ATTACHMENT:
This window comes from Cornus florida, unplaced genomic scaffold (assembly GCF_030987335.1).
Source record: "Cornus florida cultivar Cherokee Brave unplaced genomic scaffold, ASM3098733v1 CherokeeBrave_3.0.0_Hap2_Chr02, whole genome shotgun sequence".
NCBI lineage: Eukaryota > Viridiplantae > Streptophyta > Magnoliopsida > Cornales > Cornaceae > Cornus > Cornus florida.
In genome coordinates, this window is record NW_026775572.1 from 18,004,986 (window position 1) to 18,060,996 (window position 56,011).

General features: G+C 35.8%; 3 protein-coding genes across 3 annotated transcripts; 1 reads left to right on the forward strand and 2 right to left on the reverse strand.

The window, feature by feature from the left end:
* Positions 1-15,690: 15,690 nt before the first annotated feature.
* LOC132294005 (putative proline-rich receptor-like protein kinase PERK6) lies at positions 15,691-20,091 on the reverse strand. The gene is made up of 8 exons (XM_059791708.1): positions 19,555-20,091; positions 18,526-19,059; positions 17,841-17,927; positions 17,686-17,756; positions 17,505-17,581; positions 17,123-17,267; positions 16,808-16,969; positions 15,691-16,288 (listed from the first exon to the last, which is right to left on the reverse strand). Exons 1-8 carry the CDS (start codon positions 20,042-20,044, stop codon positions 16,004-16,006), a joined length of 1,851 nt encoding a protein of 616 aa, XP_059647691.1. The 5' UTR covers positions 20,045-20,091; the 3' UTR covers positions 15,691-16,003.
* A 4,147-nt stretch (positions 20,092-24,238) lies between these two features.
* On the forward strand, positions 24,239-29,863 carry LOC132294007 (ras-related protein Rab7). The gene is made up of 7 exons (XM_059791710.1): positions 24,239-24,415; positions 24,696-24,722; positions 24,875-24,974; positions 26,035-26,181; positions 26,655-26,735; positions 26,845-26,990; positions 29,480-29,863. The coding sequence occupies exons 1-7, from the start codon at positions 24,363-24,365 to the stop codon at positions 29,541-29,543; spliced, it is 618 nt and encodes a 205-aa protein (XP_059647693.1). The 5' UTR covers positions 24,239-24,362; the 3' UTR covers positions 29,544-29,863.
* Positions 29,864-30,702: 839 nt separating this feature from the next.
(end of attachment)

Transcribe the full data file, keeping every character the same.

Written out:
This window comes from Cornus florida, unplaced genomic scaffold (assembly GCF_030987335.1).
Source record: "Cornus florida cultivar Cherokee Brave unplaced genomic scaffold, ASM3098733v1 CherokeeBrave_3.0.0_Hap2_Chr02, whole genome shotgun sequence".
NCBI lineage: Eukaryota > Viridiplantae > Streptophyta > Magnoliopsida > Cornales > Cornaceae > Cornus > Cornus florida.
In genome coordinates, this window is record NW_026775572.1 from 18,004,986 (window position 1) to 18,060,996 (window position 56,011).

General features: G+C 35.8%; 3 protein-coding genes across 3 annotated transcripts; 1 reads left to right on the forward strand and 2 right to left on the reverse strand.

The window, feature by feature from the left end:
* Positions 1-15,690: 15,690 nt before the first annotated feature.
* LOC132294005 (putative proline-rich receptor-like protein kinase PERK6) lies at positions 15,691-20,091 on the reverse strand. The gene is made up of 8 exons (XM_059791708.1): positions 19,555-20,091; positions 18,526-19,059; positions 17,841-17,927; positions 17,686-17,756; positions 17,505-17,581; positions 17,123-17,267; positions 16,808-16,969; positions 15,691-16,288 (listed from the first exon to the last, which is right to left on the reverse strand). Exons 1-8 carry the CDS (start codon positions 20,042-20,044, stop codon positions 16,004-16,006), a joined length of 1,851 nt encoding a protein of 616 aa, XP_059647691.1. The 5' UTR covers positions 20,045-20,091; the 3' UTR covers positions 15,691-16,003.
* A 4,147-nt stretch (positions 20,092-24,238) lies between these two features.
* On the forward strand, positions 24,239-29,863 carry LOC132294007 (ras-related protein Rab7). The gene is made up of 7 exons (XM_059791710.1): positions 24,239-24,415; positions 24,696-24,722; positions 24,875-24,974; positions 26,035-26,181; positions 26,655-26,735; positions 26,845-26,990; positions 29,480-29,863. The coding sequence occupies exons 1-7, from the start codon at positions 24,363-24,365 to the stop codon at positions 29,541-29,543; spliced, it is 618 nt and encodes a 205-aa protein (XP_059647693.1). The 5' UTR covers positions 24,239-24,362; the 3' UTR covers positions 29,544-29,863.
* Positions 29,864-30,702: 839 nt separating this feature from the next.